The confusion about using a similar title led to the seeming endorsement by prominent scientists of a bogus theory.

    Am I misreading this, or does this say face up that the earlier book was bogus?

    the riddle of embryogenesis has been solved by a model you cannot seem to refute.

    Alright then, no analysis needed then since the ‘science’ is dogma.

    You will then see why rominent scientists have endorsed the model as plausible, ublishable, and worthy of investigation.

    And no explanation for the suspicious endorsements from “rominent” scientists on the ‘ublishability’ of the model.

    Thanks for so tellingly saving us spending any more time on your work.

  39. #39 Paul Hands
    July 16, 2007

    To Stuart Pivar : Your book isn’t science. It’s got some window-dressing that makes it look like science, but it remains in the realms of fantasy.

    As Pauli said : “This isn’t right. This isn’t even wrong”.

  40. #40 stuart pivar
    July 16, 2007

    Dear Stuart,

    I have included a reference to your work in my latest book: Nature’s Due; Healing Our Fragmented Culture. (Floris Books, Edinburgh, 2007). You will find it on p.124, where I say the following:
    An extension of the structuralist principles explored in Chapter 4 has been emerging in connection with the natural geometry of biological form, consistent with these principles of doing what comes naturally by following paths of least energy or effort. An elaboration of the principles of this approach, based on a dynamic geometry of biological form that is grounded in topology (a mathematical theory of continuous transformations of forms), is presented in a book by Stuart Pivar entitled Lifecode (2007). This approach resonates with Goethe’s ideas about biological form, discussed in the next chapter, which are acknowledged in this book. Together with the ideas about language and hermeneutics discussed in Chapter 4, this provides a framework for a comprehensive biological theory that links gene activity with the generation of the structure of the whole organism as a creative unfolding of meaning into living form.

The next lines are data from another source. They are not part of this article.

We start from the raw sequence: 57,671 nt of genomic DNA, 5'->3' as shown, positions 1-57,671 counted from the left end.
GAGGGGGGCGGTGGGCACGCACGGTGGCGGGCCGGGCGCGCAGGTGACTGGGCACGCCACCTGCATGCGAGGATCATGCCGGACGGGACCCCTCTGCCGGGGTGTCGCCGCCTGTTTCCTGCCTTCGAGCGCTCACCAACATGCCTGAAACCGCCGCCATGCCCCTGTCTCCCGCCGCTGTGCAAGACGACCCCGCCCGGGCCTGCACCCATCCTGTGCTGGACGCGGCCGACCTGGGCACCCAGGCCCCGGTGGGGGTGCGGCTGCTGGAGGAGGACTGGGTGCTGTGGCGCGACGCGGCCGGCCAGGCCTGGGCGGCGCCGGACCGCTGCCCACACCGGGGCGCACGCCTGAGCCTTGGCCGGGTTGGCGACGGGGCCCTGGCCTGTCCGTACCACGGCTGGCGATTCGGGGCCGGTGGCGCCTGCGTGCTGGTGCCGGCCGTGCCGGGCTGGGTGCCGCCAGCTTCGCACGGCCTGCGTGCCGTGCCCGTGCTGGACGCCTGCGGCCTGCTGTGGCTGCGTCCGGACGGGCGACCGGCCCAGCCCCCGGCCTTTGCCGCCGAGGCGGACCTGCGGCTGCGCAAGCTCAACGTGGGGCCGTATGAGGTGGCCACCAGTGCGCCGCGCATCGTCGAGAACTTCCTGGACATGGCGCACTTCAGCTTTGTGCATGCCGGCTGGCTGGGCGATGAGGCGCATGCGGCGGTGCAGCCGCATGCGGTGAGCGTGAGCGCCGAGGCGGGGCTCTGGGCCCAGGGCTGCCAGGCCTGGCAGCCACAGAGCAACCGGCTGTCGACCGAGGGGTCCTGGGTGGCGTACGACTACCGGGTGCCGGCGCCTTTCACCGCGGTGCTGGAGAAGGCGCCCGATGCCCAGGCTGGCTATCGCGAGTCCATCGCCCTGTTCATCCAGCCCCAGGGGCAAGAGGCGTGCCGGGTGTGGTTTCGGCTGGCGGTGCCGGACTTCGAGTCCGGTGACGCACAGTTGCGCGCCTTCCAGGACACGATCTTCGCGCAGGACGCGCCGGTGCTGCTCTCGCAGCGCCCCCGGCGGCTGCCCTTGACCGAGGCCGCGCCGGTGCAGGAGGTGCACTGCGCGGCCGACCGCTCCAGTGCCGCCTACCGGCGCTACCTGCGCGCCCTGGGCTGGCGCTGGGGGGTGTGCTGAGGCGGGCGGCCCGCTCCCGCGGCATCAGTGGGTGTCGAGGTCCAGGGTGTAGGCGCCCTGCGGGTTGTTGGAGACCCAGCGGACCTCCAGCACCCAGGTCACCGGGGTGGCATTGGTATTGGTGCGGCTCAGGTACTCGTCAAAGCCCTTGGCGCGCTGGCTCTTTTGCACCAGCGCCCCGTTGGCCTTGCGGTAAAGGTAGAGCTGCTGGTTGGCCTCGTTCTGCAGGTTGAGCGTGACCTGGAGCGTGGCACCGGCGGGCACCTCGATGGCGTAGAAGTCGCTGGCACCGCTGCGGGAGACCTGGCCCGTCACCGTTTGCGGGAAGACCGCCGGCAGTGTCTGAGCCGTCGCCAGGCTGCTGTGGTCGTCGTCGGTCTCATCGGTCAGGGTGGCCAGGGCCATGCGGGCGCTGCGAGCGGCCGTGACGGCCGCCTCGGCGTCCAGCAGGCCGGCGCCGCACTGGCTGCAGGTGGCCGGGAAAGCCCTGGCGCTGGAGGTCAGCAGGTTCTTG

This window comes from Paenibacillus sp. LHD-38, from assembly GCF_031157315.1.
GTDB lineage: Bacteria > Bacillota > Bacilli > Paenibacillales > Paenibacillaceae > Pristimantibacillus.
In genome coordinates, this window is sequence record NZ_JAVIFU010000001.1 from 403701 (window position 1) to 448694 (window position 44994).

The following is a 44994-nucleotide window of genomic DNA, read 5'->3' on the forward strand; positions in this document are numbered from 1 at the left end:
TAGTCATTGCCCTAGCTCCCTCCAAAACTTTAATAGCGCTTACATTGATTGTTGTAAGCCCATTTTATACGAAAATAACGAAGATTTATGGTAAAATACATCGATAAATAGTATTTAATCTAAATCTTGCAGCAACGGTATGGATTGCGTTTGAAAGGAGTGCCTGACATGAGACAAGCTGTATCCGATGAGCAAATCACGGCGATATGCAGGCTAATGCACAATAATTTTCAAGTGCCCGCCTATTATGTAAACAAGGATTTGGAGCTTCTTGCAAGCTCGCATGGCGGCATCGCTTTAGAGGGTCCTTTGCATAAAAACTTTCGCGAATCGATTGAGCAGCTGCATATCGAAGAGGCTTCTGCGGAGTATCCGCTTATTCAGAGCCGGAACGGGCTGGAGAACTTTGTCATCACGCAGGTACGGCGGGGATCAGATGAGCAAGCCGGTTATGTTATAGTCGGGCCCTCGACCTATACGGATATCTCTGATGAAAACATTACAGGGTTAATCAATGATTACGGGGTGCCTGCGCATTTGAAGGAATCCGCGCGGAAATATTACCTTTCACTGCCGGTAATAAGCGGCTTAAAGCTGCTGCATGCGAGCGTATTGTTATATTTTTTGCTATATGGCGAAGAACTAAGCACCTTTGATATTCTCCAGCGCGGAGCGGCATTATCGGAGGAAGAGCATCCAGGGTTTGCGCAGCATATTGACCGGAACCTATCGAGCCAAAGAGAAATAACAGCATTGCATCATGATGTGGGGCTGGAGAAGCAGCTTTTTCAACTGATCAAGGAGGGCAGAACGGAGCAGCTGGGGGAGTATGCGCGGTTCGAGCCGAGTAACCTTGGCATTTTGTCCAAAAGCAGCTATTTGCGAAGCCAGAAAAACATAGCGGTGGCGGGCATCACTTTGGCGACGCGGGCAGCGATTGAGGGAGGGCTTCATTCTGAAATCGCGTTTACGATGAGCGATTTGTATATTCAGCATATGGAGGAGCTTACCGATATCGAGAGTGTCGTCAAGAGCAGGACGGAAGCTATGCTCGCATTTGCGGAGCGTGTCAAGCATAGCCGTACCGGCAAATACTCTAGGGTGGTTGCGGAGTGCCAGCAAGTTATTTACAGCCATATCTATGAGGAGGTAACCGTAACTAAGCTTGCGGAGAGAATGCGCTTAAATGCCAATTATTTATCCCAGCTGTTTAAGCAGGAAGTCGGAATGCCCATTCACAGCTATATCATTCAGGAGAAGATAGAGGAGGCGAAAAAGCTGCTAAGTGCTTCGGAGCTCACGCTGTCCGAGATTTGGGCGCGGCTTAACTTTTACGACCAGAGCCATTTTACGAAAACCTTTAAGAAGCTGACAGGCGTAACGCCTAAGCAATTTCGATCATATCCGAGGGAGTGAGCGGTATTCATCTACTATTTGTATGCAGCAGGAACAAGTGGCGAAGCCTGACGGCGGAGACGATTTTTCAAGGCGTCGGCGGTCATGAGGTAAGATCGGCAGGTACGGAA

The reference I give is : Pivar, S. (2007) Lifecode, From Egg to Embryo Ryland Press, N.Y.
    Brian Goodwin

  41. #41 DGS
    July 16, 2007

    Dear Stuart,
    I have included a reference to your work in my latest book: Nature’s Due; Healing Our Fragmented Culture. (Floris Books, Edinburgh, 2007). You will find it on p.124, where I say the following

    this provides a framework for a comprehensive biological theory that links gene activity with the generation of the structure of the whole organism as a creative unfolding of meaning into living form.
    The reference I give is : Pivar, S. (2007) Lifecode, From Egg to Embryo Ryland Press, N.Y.
    Brian Goodwin
    Posted by: stuart pivar

    The case, I think, is closed. I am most happy that Stuart keeps providing us with ammunition. Just because *someone* took you seriously doesn’t mean actual working scientists have to. Especially if that someone is looking for meaning in transcription, gene regulation, &c. I mean, that’s fine, but scientists are just plain not going to (professionally) care. And if they did, they would be bad scientists.

    By the way, I think the word biological in the above should be replaces with philosophical or epistomological or heurmaneutical or &c., something other than anything having to do with biology as a science.

  42. #42 eddie
    February 10, 2009

    I came here looking for commentary on brian goodwin, as I’d just read his contribution to ‘what we believe but cannot prove’.

    Ewww! Po t’ tha Mo.

    PS – Would Darwin’s Origin get published nowadays? It doesn’t have a colon in the title.

  43. #43 Roman Krausse
    January 1, 2010

    I m rlly njyng rdng yr wll wrttn rtcls. It lks lk y spnd lt f ffrt nd tm n yr blg. I hv bkmrkd t nd I m lkng frwrd t rdng nw rtcls. Kp p th gd wrk!